I am guessing that your caller is male. This might be a good guess but Texas has more women behind bars than any other state. The person you know may be one of the growing number of transgender populations but before we become mired in more numbers and statistics… let’s return to the call. Let’s place your caller in a jail comparable in population to the Tarrant County Jail, 4050 inmates at 81% operating space. As stated earlier most county jails are overcrowded, underfunded, and understaffed.

Why should you be concerned about your caller being housed in a county jail that is overcrowded, underfunded, and understaffed? We will take a quick look at overcrowding and deal with the others as time allows.

The definition of overcrowd is to fill (accommodations or a space) beyond what is comfortable, safe, or permissible. How do we define it in terms of your caller? This will depend on the mental acuity of the person that has called and I will now refer to them as an Inmate. The Inmate and comfort. Should comfort even be considered for someone in the county jail? Yes, because comfort may be as simple as a place to get the required hours of sleep or enough calories in a meal to keep you healthy. I am not suggesting luxuries but basic human needs at an acceptable level of comfort. What does that look like for you? Safety, is someone in the county jail safe? Yes, but in terms of physical assault the chances increase because of the close proximity to other known and convicted violent inmates often housed in the same cell as a first time Inmate. Safety could be acceptable noise levels, heating, clothing, access to visitors. Could safety be equated to medical care? How safe is someone with mental health issues that go undiagnosed or ignored? Permissible what is a permissible amount of inmates? Texas says that up to 72 inmates can be housed together with one officer watching over them. Some facilities have placed bunked beds in cells doubling the amount of inmates in a cell without increasing the dimensions of the cell. What does all this mean for your first time Inmate? They are in a different world for them it will seem like a parallel universe without meaning, without hope, without end.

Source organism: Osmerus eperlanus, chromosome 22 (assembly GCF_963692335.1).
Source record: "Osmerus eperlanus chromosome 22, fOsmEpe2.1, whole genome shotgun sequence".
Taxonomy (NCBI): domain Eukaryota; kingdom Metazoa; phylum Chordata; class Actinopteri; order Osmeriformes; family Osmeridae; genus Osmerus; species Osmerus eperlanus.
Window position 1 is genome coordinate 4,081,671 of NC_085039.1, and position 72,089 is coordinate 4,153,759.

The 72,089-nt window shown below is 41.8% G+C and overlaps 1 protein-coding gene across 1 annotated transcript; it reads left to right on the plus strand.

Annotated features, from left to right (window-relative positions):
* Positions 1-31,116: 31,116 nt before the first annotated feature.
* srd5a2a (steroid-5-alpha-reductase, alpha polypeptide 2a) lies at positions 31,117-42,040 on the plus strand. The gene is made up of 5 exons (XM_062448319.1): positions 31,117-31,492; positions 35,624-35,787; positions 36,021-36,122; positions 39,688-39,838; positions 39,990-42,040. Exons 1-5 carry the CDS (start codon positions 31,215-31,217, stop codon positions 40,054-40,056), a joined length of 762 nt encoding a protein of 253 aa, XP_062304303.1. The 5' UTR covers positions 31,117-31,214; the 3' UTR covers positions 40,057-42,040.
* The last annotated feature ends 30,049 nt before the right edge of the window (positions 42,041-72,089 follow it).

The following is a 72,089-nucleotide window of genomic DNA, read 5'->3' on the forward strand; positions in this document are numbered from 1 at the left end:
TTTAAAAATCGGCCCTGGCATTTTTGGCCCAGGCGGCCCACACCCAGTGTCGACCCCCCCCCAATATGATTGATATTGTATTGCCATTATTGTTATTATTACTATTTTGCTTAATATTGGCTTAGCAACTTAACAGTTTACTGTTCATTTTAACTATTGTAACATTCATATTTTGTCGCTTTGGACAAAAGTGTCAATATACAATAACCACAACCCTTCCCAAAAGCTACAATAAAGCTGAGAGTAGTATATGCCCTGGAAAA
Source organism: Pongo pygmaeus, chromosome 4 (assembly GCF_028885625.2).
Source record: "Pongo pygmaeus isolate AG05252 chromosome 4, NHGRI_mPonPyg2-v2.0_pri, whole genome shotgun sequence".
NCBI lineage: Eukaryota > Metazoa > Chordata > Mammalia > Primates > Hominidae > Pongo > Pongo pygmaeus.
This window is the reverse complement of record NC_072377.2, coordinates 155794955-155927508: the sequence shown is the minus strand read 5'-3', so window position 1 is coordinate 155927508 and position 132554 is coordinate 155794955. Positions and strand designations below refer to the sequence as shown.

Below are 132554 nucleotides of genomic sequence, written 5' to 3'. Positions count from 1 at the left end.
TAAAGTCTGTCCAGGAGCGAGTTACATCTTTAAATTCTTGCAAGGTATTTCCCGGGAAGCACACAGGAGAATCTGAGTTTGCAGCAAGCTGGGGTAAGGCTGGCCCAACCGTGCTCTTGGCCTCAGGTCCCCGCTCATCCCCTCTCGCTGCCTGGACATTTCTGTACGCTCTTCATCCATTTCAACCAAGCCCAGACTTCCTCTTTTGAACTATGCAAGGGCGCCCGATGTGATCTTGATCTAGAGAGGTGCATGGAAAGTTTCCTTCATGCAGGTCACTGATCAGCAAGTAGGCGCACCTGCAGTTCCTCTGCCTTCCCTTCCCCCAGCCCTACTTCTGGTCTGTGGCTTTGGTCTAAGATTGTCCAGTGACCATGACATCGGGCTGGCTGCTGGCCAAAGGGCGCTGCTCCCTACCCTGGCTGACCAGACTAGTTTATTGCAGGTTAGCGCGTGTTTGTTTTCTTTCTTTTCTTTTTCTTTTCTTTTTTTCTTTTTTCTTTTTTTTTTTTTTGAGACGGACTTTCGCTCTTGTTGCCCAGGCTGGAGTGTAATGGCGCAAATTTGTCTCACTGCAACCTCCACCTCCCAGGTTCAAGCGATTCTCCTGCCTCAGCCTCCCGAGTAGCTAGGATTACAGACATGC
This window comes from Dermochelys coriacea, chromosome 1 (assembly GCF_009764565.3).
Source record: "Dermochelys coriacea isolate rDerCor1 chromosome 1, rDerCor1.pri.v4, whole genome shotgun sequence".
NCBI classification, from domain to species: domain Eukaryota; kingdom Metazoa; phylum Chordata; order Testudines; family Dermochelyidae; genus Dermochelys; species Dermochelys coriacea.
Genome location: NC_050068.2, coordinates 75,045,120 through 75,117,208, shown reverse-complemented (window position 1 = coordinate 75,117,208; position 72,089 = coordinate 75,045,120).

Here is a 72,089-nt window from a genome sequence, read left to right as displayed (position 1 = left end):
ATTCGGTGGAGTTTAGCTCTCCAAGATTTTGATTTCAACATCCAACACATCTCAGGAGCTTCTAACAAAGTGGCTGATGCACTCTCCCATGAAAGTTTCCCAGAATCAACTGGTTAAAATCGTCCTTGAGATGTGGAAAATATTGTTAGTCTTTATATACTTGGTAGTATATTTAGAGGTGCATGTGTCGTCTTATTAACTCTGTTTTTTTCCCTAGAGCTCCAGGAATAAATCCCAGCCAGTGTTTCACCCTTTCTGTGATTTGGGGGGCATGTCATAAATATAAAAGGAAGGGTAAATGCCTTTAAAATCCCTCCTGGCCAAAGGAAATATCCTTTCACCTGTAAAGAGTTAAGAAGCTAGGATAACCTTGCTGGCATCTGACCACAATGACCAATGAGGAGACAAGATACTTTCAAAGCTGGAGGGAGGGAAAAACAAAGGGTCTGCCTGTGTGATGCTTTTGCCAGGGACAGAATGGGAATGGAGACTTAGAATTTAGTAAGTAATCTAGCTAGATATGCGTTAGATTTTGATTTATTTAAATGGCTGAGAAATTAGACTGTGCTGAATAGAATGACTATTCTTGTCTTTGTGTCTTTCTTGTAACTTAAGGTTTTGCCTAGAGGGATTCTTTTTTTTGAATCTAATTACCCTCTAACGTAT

The Author of Asylum2880 worked in a county jail and has volunteered at numerous prisons within the State of Texas. Hebrews 13:3